Monday, August 03, 2009

Last name leads to watch list


During my long-past brush with the "no fly list," I remember feeling just as Amanda Malik does. What does the government mean by sticking miscellaneous citizens on a "watch list"?

Usually I only quote bits of stories that appear elsewhere on the net. However this is such a clear account of what it means to a very ordinary, middle American individual who finds herself enmeshed in the workings of the "Homeland Security" regime that I want to share a lot of it.

"It has to do with your last name."

At those words, I burst into tears. My husband, Mike, and I were standing in the airport in Islip, Long Island, trying to check into a flight on Southwest Airlines. The attendant behind the counter was filling out a form that said "Watch List" at the top.

My husband and I were the subjects of profiling.

To most, Malik looks like Ma-leek, which in Arabic means "king." It is a very common Arabic name. To us, it looks like Ma-lick, a Czech name that we share with many who are Eastern European. But because of our Arabic-looking name, we are now on the terrorist watch list.

To those who have been discriminated against because of their ancestry for their entire lives, this story might sound naïve. And I freely admit that up until this point, I was naïve. But I have a new sympathy and respect for people who have dealt with this for their entire lives, because I'm here to tell you that it is humiliating. Right down to the core. It is one thing to suspect that you are being discriminated against. It is another to be told flat-out that you are. This is a new and very unsettling experience for us, but one I'm afraid we're going to have to get used to. ...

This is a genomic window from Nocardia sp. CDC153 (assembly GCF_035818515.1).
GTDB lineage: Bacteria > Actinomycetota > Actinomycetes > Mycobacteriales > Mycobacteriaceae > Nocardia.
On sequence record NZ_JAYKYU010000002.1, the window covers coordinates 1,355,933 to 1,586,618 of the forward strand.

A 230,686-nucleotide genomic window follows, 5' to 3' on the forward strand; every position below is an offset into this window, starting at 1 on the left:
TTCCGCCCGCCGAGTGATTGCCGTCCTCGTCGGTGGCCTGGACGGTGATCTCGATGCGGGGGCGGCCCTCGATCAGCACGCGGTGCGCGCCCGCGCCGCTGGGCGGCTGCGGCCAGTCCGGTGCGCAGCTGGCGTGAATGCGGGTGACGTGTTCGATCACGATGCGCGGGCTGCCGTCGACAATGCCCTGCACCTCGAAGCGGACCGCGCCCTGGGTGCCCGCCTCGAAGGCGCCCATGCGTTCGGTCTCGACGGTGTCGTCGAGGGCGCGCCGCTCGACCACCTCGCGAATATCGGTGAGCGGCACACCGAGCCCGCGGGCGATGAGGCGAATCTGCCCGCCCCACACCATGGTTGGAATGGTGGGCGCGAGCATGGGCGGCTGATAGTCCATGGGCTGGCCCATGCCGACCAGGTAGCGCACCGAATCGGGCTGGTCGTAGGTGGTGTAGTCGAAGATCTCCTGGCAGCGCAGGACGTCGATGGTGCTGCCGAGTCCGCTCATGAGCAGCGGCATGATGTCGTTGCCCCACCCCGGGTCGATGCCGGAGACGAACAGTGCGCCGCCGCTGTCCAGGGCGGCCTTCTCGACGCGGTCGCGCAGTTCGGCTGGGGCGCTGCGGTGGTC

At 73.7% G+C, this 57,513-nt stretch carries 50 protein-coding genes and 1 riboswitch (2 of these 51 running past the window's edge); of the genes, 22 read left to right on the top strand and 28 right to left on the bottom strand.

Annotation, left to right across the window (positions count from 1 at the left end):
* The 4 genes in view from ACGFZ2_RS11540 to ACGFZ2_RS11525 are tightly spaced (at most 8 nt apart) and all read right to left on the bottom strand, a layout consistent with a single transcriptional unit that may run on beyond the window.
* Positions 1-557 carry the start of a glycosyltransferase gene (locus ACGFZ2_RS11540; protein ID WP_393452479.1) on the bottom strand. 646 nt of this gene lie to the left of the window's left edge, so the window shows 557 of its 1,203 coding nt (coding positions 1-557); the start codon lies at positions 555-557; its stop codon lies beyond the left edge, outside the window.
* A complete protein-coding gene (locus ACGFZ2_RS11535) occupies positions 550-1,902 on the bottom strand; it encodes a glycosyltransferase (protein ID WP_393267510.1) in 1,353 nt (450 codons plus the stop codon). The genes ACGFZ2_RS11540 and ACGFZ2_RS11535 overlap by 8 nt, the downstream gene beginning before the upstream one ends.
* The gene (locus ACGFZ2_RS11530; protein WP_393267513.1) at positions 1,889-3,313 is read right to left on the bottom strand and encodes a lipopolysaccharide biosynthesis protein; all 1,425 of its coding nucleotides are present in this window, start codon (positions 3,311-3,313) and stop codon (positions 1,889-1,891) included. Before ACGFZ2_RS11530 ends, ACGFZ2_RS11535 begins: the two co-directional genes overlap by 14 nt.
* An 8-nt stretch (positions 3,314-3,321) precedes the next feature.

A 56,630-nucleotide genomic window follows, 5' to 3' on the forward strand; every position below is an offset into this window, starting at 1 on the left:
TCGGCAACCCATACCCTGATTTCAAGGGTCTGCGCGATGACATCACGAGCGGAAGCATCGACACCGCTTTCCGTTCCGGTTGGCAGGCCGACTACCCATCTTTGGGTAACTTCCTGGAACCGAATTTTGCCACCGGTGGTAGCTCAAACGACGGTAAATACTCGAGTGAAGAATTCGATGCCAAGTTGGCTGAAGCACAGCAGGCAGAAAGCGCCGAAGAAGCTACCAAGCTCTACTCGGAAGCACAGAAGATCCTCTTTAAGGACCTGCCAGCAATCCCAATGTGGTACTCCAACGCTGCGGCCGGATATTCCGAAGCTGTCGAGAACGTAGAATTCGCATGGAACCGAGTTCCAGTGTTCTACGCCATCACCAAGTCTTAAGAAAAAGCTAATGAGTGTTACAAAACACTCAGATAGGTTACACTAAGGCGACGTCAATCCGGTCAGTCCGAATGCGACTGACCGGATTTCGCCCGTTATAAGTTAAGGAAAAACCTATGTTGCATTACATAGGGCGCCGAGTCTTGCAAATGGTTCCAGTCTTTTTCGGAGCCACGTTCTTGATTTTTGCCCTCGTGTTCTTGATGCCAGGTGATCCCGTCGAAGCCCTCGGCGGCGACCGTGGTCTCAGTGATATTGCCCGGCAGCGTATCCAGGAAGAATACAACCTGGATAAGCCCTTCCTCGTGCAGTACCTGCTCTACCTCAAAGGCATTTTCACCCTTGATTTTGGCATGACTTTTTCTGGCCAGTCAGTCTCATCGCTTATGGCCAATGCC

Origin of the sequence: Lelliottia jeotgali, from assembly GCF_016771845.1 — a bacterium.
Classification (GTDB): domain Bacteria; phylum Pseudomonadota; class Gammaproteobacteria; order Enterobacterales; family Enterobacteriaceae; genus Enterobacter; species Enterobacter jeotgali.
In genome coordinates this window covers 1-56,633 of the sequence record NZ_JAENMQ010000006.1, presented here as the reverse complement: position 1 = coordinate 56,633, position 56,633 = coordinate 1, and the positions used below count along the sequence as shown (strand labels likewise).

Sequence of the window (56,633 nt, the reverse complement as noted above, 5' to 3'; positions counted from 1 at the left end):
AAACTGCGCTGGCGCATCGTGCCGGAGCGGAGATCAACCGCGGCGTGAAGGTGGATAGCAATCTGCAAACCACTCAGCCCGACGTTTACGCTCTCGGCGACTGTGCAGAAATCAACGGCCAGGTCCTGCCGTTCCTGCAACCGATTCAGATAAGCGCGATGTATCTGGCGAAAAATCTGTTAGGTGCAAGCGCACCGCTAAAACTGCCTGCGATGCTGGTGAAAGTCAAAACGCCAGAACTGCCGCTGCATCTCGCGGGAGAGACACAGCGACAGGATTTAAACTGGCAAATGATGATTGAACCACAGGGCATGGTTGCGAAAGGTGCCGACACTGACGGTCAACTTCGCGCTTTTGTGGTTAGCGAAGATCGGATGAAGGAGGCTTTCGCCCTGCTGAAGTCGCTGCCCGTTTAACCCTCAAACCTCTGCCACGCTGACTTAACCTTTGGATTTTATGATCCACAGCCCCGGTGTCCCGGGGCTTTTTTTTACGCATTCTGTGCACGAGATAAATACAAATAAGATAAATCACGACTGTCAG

Mike and I have always had to have a rather nonchalant attitude when it comes to airport security. Since Sept. 11, we've always been searched what seems like more than the average person or been pulled aside at the metal detector more than seemed to be normal. We've had our bags searched. I've had a rather large female security guard pat me down and feel underneath the underwire of my bra. We always joked that it was because he and, more recently I, had an Arabic-looking last name.

Apparently we were right.

It was funny until it was true.

It's embarrassing to have people look at you with suspicion when you have done nothing wrong. Innocent until proven guilty doesn't apply to the Homeland Security Watch List. You're at the mercy of a government agency that doesn't have to tell you anything about anything. ...

From now on, Mike and I will always travel with our passports and copies of our birth certificates. My fear is that someday we won't be allowed to board a flight or we will be detained by security for having the wrong name. It's so sad to me that in an effort to make it's citizens feel safer -- even if they actually aren't -- the U.S. is treating what I can only assume is millions of its citizens this way.

Amanda Malik has an advantage in taking on "Homeland Security" that most citizens don't have. She is a copy editor for the Lafayette-West Lafayette Journal and Courier where this was published. When my partner and I found ourselves on the no-fly list, we happened to be traveling to visit the sister of a pretty senior journalist. He took an interest in our experience. What do people without such connections do? Probably just shut up and know there is little they can do.

1 comment:

libhom said...

As if real terrorists never change their names and get fake ids...

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